With the introduction of the "unity of the Universe," another dimension is added to the concept of purpose. More accurately, another dimension comes into focus for the judging subject, and it does so only at the level of "intellectual freedom." Behind specific ‘interests’ and their details lies the more general purpose of ‘unity’ itself. It is the desire to realize in a finite entity the ideal of unity; to express in a specific conditioned social order the ideal of unconditioned unity (MT 102f.) The modes of expression of this sense of ‘importance’ or purpose are the areas of human achievement Whitehead sets out in Modes of Thought: logic, morality, art and religion. In each of these areas the creative act is an attempt to give expression to some specific ‘interest,’ but it is, no less, an attempt to do so in a manner which contains the details of that ‘interest’ in an inclusive, sustaining, unified form. If such expressions attend directly and explicitly to the purpose of unity, the sense of ‘importance’ involved yields merely a bare abstraction. If, however, the purpose of unity itself is not involved, the resulting expressions amount to little more than a mere collection of disconnected and incompatible details. This, Whitehead holds, is the "trivialization," of the sense of ‘importance’ (MT 12).

Of these modes of heightened creative expression, religion most explicitly seeks to realize the ideal of ultimate unity in its claims. Accordingly, more than any of the others, it is capable of heightening the sense of ‘importance’ by giving some concrete form of expression to the ideal of the ultimate unity of creativity (MT 28). It may, and too often does, diminish the idea of purposefulness by proclaiming an array of inexplicable dogmas. In the former case, religion metaphorically gives voice to the metaphysical concept of ‘Importance.’ In the latter case, religion degenerates into tribalism. Though not with the same explicit agenda, logic, art and morality also express the notion of unity.

It is significant that Whitehead includes logic but not science amongst the areas of human expression that most exhibit ‘importance.’ The unity of scientific thought is determined by its obligation to attend to enduring entities governed by ‘physical purpose.’ In logic the concept of unity dominates. "Logical enjoyment passes from the many to the one. . . .the many are understood as permitting that unity of construction" (MT 61; emphasis added).

Of course, none of these areas is able to capture in its modes of expression the ideal of unity. Each affirmation of ‘importance’ must transcend itself for the sake of some other purpose (MT 180.

Clearly, ‘importance’ is a basic concept for Whitehead, for it is based on the central idea of his metaphysics, namely purpose. Furthermore, it takes that idea to its ultimate level in the pursuit of the ideal of unity in concrete modes of expression.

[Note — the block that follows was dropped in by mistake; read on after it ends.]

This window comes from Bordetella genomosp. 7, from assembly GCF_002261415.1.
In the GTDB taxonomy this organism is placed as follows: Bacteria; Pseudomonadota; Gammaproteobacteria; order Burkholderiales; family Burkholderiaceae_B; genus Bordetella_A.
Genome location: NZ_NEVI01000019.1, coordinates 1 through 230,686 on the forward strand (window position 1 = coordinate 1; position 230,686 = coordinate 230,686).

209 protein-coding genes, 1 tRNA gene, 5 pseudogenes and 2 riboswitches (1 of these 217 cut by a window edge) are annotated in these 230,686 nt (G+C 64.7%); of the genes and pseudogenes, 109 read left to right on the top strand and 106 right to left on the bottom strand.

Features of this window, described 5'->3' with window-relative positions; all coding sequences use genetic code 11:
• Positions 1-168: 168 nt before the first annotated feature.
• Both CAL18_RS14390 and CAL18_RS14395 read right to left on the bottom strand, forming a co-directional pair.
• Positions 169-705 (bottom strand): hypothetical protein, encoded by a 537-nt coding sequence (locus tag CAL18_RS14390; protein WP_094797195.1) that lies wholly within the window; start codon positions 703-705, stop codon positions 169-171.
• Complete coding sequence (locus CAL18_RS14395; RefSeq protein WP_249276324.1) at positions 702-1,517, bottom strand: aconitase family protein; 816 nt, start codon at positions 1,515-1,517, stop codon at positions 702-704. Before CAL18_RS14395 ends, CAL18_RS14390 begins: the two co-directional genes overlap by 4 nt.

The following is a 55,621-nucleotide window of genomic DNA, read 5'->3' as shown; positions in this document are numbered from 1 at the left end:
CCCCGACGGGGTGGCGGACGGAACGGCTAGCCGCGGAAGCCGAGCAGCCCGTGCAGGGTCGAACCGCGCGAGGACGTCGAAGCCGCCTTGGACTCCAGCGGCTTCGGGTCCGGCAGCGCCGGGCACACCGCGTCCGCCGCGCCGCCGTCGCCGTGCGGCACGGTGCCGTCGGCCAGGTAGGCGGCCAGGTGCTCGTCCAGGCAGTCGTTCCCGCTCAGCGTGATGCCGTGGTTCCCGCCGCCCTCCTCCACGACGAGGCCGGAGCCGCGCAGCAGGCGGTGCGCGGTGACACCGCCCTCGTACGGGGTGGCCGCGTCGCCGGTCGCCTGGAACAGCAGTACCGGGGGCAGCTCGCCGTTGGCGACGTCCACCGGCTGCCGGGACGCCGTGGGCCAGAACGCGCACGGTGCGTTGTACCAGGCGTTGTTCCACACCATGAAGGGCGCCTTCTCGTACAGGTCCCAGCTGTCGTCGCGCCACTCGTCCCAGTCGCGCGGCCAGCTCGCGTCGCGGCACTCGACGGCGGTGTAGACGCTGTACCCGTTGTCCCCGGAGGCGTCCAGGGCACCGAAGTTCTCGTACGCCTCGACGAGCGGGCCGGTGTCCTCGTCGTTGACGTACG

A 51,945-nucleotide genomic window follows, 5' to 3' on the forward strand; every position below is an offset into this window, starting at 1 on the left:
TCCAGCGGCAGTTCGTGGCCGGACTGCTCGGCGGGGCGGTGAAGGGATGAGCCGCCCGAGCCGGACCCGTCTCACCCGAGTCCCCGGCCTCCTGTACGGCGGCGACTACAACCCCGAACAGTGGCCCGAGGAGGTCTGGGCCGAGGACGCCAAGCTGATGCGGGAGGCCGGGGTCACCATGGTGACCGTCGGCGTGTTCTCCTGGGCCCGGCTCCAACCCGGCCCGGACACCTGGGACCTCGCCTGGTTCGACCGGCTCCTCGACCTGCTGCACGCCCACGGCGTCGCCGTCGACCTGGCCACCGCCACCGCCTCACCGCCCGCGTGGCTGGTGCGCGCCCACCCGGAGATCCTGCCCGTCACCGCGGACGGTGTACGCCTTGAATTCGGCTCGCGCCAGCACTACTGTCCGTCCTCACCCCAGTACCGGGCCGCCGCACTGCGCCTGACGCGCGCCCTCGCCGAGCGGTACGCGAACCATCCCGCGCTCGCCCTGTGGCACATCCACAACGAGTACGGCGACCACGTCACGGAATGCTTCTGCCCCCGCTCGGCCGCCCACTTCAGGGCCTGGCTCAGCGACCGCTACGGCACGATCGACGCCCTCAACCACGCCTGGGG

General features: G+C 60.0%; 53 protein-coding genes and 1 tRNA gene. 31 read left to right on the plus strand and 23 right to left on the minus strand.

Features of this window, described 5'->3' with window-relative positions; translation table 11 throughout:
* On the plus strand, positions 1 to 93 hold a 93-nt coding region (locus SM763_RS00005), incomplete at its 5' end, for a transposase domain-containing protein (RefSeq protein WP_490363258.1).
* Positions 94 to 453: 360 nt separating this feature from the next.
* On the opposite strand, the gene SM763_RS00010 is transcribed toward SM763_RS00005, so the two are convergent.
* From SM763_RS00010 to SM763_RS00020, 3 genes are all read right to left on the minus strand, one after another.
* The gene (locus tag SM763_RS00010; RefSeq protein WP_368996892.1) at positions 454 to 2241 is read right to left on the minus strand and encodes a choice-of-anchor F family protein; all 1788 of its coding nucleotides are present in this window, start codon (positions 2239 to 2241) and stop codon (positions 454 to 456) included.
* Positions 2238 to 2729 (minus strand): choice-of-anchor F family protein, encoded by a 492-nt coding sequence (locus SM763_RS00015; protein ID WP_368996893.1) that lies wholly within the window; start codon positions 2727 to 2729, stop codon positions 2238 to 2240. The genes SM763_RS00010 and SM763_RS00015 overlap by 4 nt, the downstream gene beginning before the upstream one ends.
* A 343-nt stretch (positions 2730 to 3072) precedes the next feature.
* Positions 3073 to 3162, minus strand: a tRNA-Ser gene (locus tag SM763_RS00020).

III

I want to conclude with a few observations on the importance of Whitehead’s metaphysical treatment of ‘importance’ itself.

In Modes of Thought Whitehead frequently identifies the attention to details as both an expression of ‘importance’ and the "trivialization" of ‘importance.’ Purpose must end in ‘satisfaction.’ It can do so only through its objectification in details. If details are taken in themselves, they are trivial. If the sense of ‘importance,’ however, does not attend to details, it indulges in merely "noble sentiments" (AI 98). Modernity, in both its Ordinary and intellectual life, has come to identify ‘importance’ with the details, treating ‘importance’ as a property of objects or personal feelings. It is little wonder, then, that what vividly claims our attention at one time, or on one occasion, later slips into insignificance. Of course, such is a necessary part of the universe; indeed, it is a necessary aspect of most of it. The absence, however, of that sense of purpose which, Whitehead held, was ultimately derived from the "unity of the Universe" leads merely to organization and to conformity. A. MacIntyre correctly observes, in After Virtue, that managers and therapists dominate too much of the life of modern society.3

Finally, what is the place of philosophy itself amongst these modes of creative expression? In the opening quotation from Adventure of Ideas, Whitehead uses the word "nerves" to describe the role of ‘importance’ in philosophy. It is a most appropriate term, a term of ‘intensity’ and ‘purpose.’ It is the ". . . sense of importance which nerves all civilized effort."

The theme of this Symposium is, "Is Whitehead’s Metaphysics Important?" Its importance rests in returning an interest in the central issue of purpose to the philosophical enterprise and, no less, the ideal of the unity of the "Universe" as a dimension of purpose.

 

Notes

1 P. A. Schilpp, "Whitehead’s Moral Philosophy," The Philosophy of Alfred North Whitehead (2nd. ed.) (La Salle, IL: Open Court, 1951), p. 611.

2 It is "overt," since ‘conformity’ is ultimately no less a mode of ‘creativity.’

3A. MacIntyre, After Virtue (2nd. ed.) (Notre Dame, IN: University of Notre Dame Press, 1984), p.30.